AB - Polyamines (putrescine and spermidine) are small-cationic amines ubiquitous in nature and present in most living cells. In recent years they have been linked to virulence of several human pathogens including Shigella spp and Salmonella enterica serovar Typhimurium (S. Typhimurium). Central to S. Typhimurium virulence is the ability to survive and replicate inside macrophages and resisting the antimicrobial attacks in the form of oxidative and nitrosative stress elicited from these cells. In the present study, we have investigated the role of polyamines in intracellular survival and systemic infections of mice. Using a S. Typhimurium mutant defective for putrescine and spermidine biosynthesis, we show that polyamines are essential for coping with reactive nitrogen species, possibly linking polyamines to increased intracellular stress resistance. However, using a mouse model defective for nitric oxide production, we find that polyamines are required for systemic infections independently of host-produced reactive nitrogen species. To distinguish between the physiological roles of putrescine and spermidine, we constructed a strain deficient for spermidine biosynthesis and uptake, but with retained ability to produce and import putrescine. Interestingly, in this mutant we observe a strong attenuation of virulence during infection of mice proficient and deficient for nitric oxide production suggesting that spermidine, specifically, is essential for virulence of S. Typhimurium.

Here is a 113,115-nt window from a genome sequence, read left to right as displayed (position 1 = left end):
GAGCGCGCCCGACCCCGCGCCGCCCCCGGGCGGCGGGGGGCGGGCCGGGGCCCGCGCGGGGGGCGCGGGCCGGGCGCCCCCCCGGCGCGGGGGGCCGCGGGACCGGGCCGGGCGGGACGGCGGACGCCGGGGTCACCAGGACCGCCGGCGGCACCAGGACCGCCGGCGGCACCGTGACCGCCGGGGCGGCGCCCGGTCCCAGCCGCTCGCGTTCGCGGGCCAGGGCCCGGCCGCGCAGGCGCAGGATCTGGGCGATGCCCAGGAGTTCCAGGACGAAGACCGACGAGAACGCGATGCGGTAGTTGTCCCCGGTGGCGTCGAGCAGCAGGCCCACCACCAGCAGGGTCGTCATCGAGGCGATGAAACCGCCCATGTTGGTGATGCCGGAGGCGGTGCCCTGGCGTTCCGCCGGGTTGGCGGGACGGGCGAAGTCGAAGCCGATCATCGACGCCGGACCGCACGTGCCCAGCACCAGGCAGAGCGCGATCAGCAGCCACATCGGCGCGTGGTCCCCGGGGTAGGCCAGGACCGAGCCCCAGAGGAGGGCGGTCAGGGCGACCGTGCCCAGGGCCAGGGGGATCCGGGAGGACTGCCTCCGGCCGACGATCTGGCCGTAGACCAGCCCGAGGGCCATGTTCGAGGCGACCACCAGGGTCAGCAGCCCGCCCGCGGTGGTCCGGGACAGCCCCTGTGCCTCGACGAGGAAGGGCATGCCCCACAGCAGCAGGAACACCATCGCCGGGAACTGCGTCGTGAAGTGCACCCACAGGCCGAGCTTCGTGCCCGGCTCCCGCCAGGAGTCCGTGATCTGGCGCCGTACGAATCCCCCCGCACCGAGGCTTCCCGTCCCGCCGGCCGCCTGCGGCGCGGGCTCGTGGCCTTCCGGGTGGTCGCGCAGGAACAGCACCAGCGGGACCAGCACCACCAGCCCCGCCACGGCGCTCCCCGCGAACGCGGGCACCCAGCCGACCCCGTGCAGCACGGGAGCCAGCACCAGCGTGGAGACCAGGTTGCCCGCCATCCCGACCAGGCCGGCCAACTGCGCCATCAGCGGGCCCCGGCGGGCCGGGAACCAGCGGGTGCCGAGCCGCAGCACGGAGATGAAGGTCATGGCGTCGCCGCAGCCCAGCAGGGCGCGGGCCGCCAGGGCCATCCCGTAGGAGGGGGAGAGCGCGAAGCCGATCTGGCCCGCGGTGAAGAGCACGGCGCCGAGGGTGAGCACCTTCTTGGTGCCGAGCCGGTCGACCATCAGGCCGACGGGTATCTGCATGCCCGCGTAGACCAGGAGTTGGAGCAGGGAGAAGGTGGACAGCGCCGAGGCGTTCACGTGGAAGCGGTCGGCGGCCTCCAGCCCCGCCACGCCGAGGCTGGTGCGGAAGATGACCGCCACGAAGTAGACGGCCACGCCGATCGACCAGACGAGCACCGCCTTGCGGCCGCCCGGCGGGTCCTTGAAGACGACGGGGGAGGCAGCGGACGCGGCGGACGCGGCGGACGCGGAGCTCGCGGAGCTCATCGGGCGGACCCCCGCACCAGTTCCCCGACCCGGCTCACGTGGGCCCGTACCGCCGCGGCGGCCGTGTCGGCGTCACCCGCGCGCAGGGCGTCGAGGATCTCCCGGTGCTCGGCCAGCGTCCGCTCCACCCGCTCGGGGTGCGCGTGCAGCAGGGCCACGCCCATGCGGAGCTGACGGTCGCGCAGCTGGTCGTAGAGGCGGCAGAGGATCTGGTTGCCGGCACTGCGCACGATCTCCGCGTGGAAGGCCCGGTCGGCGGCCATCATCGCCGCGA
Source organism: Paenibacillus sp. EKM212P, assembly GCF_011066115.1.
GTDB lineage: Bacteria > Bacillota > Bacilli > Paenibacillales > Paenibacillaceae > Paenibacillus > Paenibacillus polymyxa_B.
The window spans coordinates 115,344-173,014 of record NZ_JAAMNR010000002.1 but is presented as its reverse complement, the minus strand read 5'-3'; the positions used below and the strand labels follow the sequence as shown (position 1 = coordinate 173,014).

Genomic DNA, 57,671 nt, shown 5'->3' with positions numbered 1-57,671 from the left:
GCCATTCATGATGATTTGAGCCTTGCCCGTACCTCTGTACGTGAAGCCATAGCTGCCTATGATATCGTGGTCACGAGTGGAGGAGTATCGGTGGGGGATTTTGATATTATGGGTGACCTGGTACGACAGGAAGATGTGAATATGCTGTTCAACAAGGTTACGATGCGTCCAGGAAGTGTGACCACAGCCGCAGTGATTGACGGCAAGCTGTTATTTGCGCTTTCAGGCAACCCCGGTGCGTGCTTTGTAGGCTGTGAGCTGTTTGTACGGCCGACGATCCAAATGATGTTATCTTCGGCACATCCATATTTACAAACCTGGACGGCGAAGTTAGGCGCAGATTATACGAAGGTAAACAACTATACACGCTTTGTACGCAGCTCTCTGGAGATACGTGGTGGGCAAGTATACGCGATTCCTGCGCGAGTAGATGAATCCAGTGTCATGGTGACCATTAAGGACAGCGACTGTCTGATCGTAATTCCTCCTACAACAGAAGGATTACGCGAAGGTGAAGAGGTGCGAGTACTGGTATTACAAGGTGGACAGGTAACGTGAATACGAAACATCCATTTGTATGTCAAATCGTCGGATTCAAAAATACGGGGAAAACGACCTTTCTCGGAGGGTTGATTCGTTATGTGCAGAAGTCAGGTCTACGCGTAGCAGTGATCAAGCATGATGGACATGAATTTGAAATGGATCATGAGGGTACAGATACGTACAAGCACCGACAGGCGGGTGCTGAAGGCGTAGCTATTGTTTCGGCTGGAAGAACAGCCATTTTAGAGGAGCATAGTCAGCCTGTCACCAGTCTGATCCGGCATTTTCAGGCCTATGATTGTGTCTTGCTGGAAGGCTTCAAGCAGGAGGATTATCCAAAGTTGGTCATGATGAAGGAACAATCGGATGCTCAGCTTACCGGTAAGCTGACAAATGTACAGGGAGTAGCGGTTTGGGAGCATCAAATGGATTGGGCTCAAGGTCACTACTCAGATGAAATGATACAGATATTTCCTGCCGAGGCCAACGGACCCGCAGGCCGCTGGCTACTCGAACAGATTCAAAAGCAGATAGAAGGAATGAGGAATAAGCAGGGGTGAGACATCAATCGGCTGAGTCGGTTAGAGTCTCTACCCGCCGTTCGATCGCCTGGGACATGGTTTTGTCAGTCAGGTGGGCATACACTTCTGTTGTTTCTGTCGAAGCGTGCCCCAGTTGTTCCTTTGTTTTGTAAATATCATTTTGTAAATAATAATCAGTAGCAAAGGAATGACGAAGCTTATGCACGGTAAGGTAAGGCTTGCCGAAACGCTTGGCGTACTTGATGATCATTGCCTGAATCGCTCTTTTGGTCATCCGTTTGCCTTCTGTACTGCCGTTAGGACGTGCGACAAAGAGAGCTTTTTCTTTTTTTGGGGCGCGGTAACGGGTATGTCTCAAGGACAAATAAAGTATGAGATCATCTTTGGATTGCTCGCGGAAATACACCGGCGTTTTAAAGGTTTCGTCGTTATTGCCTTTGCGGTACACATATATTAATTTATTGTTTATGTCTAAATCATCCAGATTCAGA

U2 - 10.1016/j.micpath.2016.03.008

DO - 10.1016/j.micpath.2016.03.008

M3 - Journal article

VL - 95

SP - 117

EP - 123

JO - Microbial Pathogenesis

JF - Microbial Pathogenesis

SN - 0882-4010

ER -